There are symptoms other than crippling exhaustion and constant horrendous pain, but they’re less fun to describe. I have allergic reactions to everything and nothing, leaving my skin often looking like someone set it on fire and put it out with a pitchfork. My ability to see fluctuates wildly (muscles control eye stuff and ME is shit for muscles) so sometimes my glasses are great and other times they don’t do a damn thing. My body forgets how to do really basic things like digesting food properly. If I get a cold, it full-on kicks the shit out of me for weeks, sometimes months. My brain fails and I forget how to word (yes, I am a writer and yes, this is a massive bastard of a hurdle to get over). My balance is screwed. Bright lights and loud noises hurt (and there you were thinking I wore sunglasses all the time cause I was famous). The world is an overwhelming sensory explosion of argh. Walking is (delete as appropriate on any given day) difficult/very difficult/what the fuck are you even trying to do/impossible, and it is always painful. I have walking sticks, but to use them I need a certain level of energy, coordination and upper body strength, so I can’t actually use them when I need them the most.

On top of that (Ha! There’s more, because of course there is) my back is a total fucking mess due to an injury that no-one took seriously for a bastarding decade after it happened, even though I was literally in hospital immediately after it occurred (although, to be fair, making sure I wasn’t having a fatal brain bleed was kind of the priority then). My spine is bent in a bunch of ways it isn’t supposed to be and everything healed in the wrong place, so the bones are wonky and nerves get trapped all the time. Although it’s past the point of being fixable, degeneration can be slowed down and possibly even prevented with certain types of physical activity. But guess what ME makes it really difficult, often impossible, and frequently counterproductive to do? Yep. Most of those kinds of physical activity. I can still sometimes do yoga though, so yay! Yoga also helps me not want to punch people all the time, which is a pleasant side-effect.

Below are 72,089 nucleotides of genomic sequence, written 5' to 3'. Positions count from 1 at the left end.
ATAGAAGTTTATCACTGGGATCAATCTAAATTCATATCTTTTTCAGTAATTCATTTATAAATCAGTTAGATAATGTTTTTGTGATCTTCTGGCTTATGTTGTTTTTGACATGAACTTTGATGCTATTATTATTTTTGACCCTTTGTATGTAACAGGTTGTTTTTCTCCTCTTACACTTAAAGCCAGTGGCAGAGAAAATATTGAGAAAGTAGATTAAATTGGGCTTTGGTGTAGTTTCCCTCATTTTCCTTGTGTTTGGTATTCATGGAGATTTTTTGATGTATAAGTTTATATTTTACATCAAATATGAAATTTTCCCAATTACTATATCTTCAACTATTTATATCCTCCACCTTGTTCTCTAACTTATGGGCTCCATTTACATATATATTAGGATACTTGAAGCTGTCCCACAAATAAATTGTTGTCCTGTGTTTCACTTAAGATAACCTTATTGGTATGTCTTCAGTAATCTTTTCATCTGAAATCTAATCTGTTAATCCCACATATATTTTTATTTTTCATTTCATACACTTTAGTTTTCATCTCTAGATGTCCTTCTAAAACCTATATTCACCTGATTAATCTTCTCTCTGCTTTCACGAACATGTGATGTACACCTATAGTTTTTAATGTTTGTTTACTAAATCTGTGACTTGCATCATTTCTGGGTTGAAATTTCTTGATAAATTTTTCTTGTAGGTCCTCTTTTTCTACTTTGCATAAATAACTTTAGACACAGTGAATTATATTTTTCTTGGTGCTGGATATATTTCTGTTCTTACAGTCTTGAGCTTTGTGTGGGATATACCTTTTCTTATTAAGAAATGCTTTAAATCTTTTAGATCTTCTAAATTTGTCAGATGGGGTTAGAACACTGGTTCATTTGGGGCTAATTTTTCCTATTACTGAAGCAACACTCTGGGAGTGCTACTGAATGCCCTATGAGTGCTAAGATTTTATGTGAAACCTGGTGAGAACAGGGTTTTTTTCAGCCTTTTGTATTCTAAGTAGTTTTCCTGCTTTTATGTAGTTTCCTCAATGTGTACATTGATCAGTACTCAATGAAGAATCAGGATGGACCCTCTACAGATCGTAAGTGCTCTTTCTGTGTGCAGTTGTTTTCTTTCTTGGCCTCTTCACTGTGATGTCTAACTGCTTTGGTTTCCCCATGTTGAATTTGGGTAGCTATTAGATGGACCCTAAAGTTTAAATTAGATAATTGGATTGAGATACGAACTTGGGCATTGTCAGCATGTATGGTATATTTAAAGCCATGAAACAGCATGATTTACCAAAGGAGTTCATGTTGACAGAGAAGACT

My knees are fucked up as well (I KNOW, I KNOW), also from injuries that weren’t taken seriously at the time and that have since healed wrongly and aren’t repairable. Luckily, before having ME, I spent a lot of time in the gym and doing other cool shit with my body to make my muscles big and awesome. I am endlessly grateful that I still have the strength I have. Also, using walking sticks is incredible exercise for the upper body, if you’re ever looking for a change to your fitness routine.

Living with all that stuff, in a constant state of financial instability due to all that stuff affecting my ability to do almost any job (“financial instability” is the world’s biggest understatement, but that’s another story), and having had the misfortune to become ill just at the point when the last Labour government had decided there was no such thing as sick people and therefore no financial help was given to those non-existent people, got my brain hardcore fucked up. This is getting pretty long already so I won’t go into detail here about the effects it all had on my mental health, but it’s miraculous that I’m still alive at all and my husband, parents and close friends deserve a lifetime supply of cookies for helping keep me around (mental health services in the UK deserve to be set on fucking fire though, or possibly just given better funding).

FINALLY, and with a huge amount of assistance from advocates who I swear are angels in disguise, I managed to claim Personal Independence Payment less than two years ago. This enabled my husband and I to get a home to rent that is actually accessible to me. It also enabled me to get a blue badge for my car, which means I can park in more places and have been able to claw back a little bit of the independence that being sick/disabled/bodyfailed took away from me. The process of applying for PIP, including the degrading and quite frankly terrifying assessment, was so traumatic that I remember very little of it due to numerous dissociative episodes. Those were fun, if you like returning to conscious awareness covered in your own blood because you sliced your arms and legs open at some point during the three hours you have no recollection of. What even is time anyway, right? My braintubes are much better now though. I promise.

Here’s the kicker. I might get better one day. I might get slightly better one day and a lot worse the next and a little bit better again a few months after that. Or I might be living with this for as long as I’m living. I look after myself ridiculously well and while I will always carry a spark of hope that one day this illness will be accurately understood, treatable and ultimately curable, I refuse to keep my life on hold waiting for that day.

You don’t often hear stories from people who have had ME for years because those are difficult stories to listen to from people who fall through the cracks and don’t get to tell them. The government, the mainstream media and a large proportion of people I share a country with constantly reiterate the message that I, and people like me, are lazy, worthless, drains on resources who would be better off dead. Every time we try to speak up, that’s the noise we have to raise our collective voice above and it’s fucking difficult. Especially when you’re so fucking wiped out you actually have to concentrate on breathing because your body keeps forgetting to do it until you almost pass out then gasp for air. That’s some scary shit.